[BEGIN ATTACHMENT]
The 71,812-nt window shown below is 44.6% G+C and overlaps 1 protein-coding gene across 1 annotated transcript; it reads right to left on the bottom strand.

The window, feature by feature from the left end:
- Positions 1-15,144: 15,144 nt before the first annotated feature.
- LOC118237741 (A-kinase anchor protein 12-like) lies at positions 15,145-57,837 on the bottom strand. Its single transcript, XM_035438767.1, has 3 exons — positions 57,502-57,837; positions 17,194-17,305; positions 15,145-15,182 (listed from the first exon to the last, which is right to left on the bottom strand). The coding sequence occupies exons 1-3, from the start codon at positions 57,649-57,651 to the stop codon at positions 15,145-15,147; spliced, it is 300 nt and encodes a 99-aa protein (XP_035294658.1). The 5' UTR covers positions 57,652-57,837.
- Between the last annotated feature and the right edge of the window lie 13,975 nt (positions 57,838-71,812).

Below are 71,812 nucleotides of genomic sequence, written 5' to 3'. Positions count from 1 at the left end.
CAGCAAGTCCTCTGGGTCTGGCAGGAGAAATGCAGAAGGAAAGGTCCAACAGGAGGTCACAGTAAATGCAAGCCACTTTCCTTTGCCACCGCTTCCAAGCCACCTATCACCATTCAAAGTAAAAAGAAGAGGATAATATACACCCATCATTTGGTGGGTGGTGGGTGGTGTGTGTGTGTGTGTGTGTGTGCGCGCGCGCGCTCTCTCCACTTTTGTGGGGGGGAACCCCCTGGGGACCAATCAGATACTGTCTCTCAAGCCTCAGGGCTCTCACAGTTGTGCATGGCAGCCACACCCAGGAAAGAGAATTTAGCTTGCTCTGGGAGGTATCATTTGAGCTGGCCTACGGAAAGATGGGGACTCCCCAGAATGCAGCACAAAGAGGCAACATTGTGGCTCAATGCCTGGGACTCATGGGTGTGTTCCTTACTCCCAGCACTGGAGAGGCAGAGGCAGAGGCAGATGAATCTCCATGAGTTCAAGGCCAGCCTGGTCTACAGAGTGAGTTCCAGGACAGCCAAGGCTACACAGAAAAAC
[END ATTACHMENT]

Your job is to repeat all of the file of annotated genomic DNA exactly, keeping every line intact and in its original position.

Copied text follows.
The 71,812-nt window shown below is 44.6% G+C and overlaps 1 protein-coding gene across 1 annotated transcript; it reads right to left on the bottom strand.

The window, feature by feature from the left end:
- Positions 1-15,144: 15,144 nt before the first annotated feature.
- LOC118237741 (A-kinase anchor protein 12-like) lies at positions 15,145-57,837 on the bottom strand. Its single transcript, XM_035438767.1, has 3 exons — positions 57,502-57,837; positions 17,194-17,305; positions 15,145-15,182 (listed from the first exon to the last, which is right to left on the bottom strand). The coding sequence occupies exons 1-3, from the start codon at positions 57,649-57,651 to the stop codon at positions 15,145-15,147; spliced, it is 300 nt and encodes a 99-aa protein (XP_035294658.1). The 5' UTR covers positions 57,652-57,837.
- Between the last annotated feature and the right edge of the window lie 13,975 nt (positions 57,838-71,812).

Below are 71,812 nucleotides of genomic sequence, written 5' to 3'. Positions count from 1 at the left end.
CAGCAAGTCCTCTGGGTCTGGCAGGAGAAATGCAGAAGGAAAGGTCCAACAGGAGGTCACAGTAAATGCAAGCCACTTTCCTTTGCCACCGCTTCCAAGCCACCTATCACCATTCAAAGTAAAAAGAAGAGGATAATATACACCCATCATTTGGTGGGTGGTGGGTGGTGTGTGTGTGTGTGTGTGTGTGCGCGCGCGCGCTCTCTCCACTTTTGTGGGGGGGAACCCCCTGGGGACCAATCAGATACTGTCTCTCAAGCCTCAGGGCTCTCACAGTTGTGCATGGCAGCCACACCCAGGAAAGAGAATTTAGCTTGCTCTGGGAGGTATCATTTGAGCTGGCCTACGGAAAGATGGGGACTCCCCAGAATGCAGCACAAAGAGGCAACATTGTGGCTCAATGCCTGGGACTCATGGGTGTGTTCCTTACTCCCAGCACTGGAGAGGCAGAGGCAGAGGCAGATGAATCTCCATGAGTTCAAGGCCAGCCTGGTCTACAGAGTGAGTTCCAGGACAGCCAAGGCTACACAGAAAAAC